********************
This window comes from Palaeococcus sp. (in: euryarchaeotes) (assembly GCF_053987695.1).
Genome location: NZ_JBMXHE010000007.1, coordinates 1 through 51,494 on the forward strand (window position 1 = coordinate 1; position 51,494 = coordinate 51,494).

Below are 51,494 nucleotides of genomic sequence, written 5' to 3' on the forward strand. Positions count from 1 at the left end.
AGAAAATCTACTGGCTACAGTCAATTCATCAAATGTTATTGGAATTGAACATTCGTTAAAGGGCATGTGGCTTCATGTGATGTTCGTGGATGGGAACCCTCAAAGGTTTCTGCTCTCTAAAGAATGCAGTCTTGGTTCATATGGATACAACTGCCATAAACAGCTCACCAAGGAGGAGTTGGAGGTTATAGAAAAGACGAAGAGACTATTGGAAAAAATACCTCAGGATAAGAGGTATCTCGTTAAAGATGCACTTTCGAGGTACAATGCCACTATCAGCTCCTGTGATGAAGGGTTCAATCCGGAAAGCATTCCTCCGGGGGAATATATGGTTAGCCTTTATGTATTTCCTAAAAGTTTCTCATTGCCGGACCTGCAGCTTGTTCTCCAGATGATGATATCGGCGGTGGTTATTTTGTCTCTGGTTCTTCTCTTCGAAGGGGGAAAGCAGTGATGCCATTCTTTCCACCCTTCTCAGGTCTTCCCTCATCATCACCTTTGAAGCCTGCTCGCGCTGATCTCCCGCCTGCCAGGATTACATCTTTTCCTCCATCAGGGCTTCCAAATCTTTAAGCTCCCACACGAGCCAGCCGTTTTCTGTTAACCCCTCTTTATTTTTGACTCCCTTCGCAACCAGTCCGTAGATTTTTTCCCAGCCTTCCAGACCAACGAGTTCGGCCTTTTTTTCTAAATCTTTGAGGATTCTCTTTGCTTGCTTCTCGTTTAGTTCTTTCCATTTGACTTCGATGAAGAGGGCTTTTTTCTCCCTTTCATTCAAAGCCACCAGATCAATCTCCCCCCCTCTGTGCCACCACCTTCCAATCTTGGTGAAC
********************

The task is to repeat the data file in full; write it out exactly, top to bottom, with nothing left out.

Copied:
This window comes from Palaeococcus sp. (in: euryarchaeotes) (assembly GCF_053987695.1).
Genome location: NZ_JBMXHE010000007.1, coordinates 1 through 51,494 on the forward strand (window position 1 = coordinate 1; position 51,494 = coordinate 51,494).

Below are 51,494 nucleotides of genomic sequence, written 5' to 3' on the forward strand. Positions count from 1 at the left end.
AGAAAATCTACTGGCTACAGTCAATTCATCAAATGTTATTGGAATTGAACATTCGTTAAAGGGCATGTGGCTTCATGTGATGTTCGTGGATGGGAACCCTCAAAGGTTTCTGCTCTCTAAAGAATGCAGTCTTGGTTCATATGGATACAACTGCCATAAACAGCTCACCAAGGAGGAGTTGGAGGTTATAGAAAAGACGAAGAGACTATTGGAAAAAATACCTCAGGATAAGAGGTATCTCGTTAAAGATGCACTTTCGAGGTACAATGCCACTATCAGCTCCTGTGATGAAGGGTTCAATCCGGAAAGCATTCCTCCGGGGGAATATATGGTTAGCCTTTATGTATTTCCTAAAAGTTTCTCATTGCCGGACCTGCAGCTTGTTCTCCAGATGATGATATCGGCGGTGGTTATTTTGTCTCTGGTTCTTCTCTTCGAAGGGGGAAAGCAGTGATGCCATTCTTTCCACCCTTCTCAGGTCTTCCCTCATCATCACCTTTGAAGCCTGCTCGCGCTGATCTCCCGCCTGCCAGGATTACATCTTTTCCTCCATCAGGGCTTCCAAATCTTTAAGCTCCCACACGAGCCAGCCGTTTTCTGTTAACCCCTCTTTATTTTTGACTCCCTTCGCAACCAGTCCGTAGATTTTTTCCCAGCCTTCCAGACCAACGAGTTCGGCCTTTTTTTCTAAATCTTTGAGGATTCTCTTTGCTTGCTTCTCGTTTAGTTCTTTCCATTTGACTTCGATGAAGAGGGCTTTTTTCTCCCTTTCATTCAAAGCCACCAGATCAATCTCCCCCCCTCTGTGCCACCACCTTCCAATCTTGGTGAAC